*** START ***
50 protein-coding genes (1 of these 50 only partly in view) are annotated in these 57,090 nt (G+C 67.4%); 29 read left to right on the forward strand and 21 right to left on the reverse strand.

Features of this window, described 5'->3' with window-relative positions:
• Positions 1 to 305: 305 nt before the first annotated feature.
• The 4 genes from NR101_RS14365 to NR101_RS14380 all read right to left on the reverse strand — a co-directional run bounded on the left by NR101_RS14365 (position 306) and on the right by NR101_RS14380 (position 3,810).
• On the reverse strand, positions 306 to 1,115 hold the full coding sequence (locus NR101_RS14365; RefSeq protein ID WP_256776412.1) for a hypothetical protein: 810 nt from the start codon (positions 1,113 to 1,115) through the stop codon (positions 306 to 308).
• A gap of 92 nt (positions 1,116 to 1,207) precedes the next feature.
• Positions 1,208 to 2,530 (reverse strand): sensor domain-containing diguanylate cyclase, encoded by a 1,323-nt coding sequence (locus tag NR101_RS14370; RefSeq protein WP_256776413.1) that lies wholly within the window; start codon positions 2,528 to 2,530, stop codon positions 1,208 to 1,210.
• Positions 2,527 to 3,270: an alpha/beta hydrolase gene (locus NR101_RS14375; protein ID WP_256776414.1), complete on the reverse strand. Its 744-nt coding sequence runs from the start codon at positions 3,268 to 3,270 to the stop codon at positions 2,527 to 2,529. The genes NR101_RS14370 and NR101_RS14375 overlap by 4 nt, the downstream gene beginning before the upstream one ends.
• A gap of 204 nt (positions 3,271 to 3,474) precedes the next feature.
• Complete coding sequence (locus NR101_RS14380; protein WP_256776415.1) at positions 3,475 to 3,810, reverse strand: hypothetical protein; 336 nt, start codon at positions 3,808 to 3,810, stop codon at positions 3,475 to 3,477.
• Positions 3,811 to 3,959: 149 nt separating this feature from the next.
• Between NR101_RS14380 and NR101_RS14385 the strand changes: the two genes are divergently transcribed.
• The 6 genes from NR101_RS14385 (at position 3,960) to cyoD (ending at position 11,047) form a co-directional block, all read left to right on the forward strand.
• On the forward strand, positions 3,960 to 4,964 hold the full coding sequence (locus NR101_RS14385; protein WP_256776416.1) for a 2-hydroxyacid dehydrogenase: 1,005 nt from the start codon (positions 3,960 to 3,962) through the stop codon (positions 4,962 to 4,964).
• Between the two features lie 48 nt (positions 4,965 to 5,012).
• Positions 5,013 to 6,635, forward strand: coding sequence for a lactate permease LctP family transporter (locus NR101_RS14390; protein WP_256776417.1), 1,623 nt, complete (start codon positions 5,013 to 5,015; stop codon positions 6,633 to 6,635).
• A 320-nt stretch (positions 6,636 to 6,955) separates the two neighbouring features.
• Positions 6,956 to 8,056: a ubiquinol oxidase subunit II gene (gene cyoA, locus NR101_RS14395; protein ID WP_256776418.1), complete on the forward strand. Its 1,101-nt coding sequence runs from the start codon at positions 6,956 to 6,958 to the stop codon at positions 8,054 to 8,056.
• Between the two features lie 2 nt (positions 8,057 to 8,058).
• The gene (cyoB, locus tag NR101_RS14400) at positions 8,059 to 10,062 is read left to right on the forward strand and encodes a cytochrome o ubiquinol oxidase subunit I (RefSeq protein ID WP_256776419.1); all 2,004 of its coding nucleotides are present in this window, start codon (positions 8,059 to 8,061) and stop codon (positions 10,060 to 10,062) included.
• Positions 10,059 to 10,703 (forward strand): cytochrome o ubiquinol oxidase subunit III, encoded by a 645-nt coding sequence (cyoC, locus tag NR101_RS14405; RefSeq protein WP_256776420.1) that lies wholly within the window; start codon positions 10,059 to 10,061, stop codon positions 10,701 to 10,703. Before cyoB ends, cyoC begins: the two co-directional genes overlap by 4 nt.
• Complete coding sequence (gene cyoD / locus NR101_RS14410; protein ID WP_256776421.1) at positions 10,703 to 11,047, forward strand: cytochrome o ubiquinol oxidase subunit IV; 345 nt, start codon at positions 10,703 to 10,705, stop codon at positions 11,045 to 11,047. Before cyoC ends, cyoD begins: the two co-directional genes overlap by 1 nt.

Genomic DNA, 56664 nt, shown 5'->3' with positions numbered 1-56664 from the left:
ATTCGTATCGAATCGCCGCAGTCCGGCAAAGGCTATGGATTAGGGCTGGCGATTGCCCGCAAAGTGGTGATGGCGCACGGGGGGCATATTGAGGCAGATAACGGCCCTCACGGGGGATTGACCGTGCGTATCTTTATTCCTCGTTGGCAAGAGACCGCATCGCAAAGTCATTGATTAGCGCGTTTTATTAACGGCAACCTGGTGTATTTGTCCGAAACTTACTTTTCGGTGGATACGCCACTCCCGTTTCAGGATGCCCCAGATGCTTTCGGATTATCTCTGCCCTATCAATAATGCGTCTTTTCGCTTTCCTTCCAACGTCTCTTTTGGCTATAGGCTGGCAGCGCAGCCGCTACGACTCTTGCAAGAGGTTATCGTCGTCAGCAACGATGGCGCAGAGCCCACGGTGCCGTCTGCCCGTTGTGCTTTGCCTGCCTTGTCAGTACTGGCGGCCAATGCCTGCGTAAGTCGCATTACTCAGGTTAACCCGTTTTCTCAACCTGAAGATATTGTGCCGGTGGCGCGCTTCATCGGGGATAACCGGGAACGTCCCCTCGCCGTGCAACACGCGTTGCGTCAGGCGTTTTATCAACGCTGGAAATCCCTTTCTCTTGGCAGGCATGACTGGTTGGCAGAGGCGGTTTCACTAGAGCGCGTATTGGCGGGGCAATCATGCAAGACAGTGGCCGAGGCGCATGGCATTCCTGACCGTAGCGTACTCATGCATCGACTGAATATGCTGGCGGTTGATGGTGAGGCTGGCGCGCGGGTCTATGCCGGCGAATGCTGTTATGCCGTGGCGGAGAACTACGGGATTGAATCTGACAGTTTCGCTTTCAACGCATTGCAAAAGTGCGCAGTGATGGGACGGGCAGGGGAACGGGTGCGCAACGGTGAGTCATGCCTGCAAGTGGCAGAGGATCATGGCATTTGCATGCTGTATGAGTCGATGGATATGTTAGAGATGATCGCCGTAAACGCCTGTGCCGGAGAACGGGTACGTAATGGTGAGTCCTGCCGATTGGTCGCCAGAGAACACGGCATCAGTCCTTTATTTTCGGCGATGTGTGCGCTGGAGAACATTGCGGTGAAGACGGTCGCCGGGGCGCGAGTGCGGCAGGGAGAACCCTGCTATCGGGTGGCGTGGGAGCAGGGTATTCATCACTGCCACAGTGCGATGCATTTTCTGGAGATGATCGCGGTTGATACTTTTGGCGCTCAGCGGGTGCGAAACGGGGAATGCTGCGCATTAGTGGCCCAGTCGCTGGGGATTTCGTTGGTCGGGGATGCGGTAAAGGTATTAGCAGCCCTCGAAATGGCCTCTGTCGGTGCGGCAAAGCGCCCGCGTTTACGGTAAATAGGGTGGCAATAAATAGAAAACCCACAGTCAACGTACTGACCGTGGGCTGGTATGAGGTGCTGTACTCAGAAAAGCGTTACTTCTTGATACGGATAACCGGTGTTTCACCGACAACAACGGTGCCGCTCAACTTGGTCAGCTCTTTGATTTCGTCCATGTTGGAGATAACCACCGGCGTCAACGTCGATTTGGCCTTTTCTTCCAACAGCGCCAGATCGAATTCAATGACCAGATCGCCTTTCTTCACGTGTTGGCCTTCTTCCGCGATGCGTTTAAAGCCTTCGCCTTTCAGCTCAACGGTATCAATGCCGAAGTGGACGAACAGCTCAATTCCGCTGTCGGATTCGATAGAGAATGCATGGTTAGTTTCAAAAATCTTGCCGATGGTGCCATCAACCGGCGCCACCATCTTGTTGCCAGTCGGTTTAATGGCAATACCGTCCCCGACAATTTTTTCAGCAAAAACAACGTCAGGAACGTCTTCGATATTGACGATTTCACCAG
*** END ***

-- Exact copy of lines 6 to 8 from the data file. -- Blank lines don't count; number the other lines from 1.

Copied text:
• A gap of 92 nt (positions 1,116 to 1,207) precedes the next feature.
• Positions 1,208 to 2,530 (reverse strand): sensor domain-containing diguanylate cyclase, encoded by a 1,323-nt coding sequence (locus tag NR101_RS14370; RefSeq protein WP_256776413.1) that lies wholly within the window; start codon positions 2,528 to 2,530, stop codon positions 1,208 to 1,210.
• Positions 2,527 to 3,270: an alpha/beta hydrolase gene (locus NR101_RS14375; protein ID WP_256776414.1), complete on the reverse strand. Its 744-nt coding sequence runs from the start codon at positions 3,268 to 3,270 to the stop codon at positions 2,527 to 2,529. The genes NR101_RS14370 and NR101_RS14375 overlap by 4 nt, the downstream gene beginning before the upstream one ends.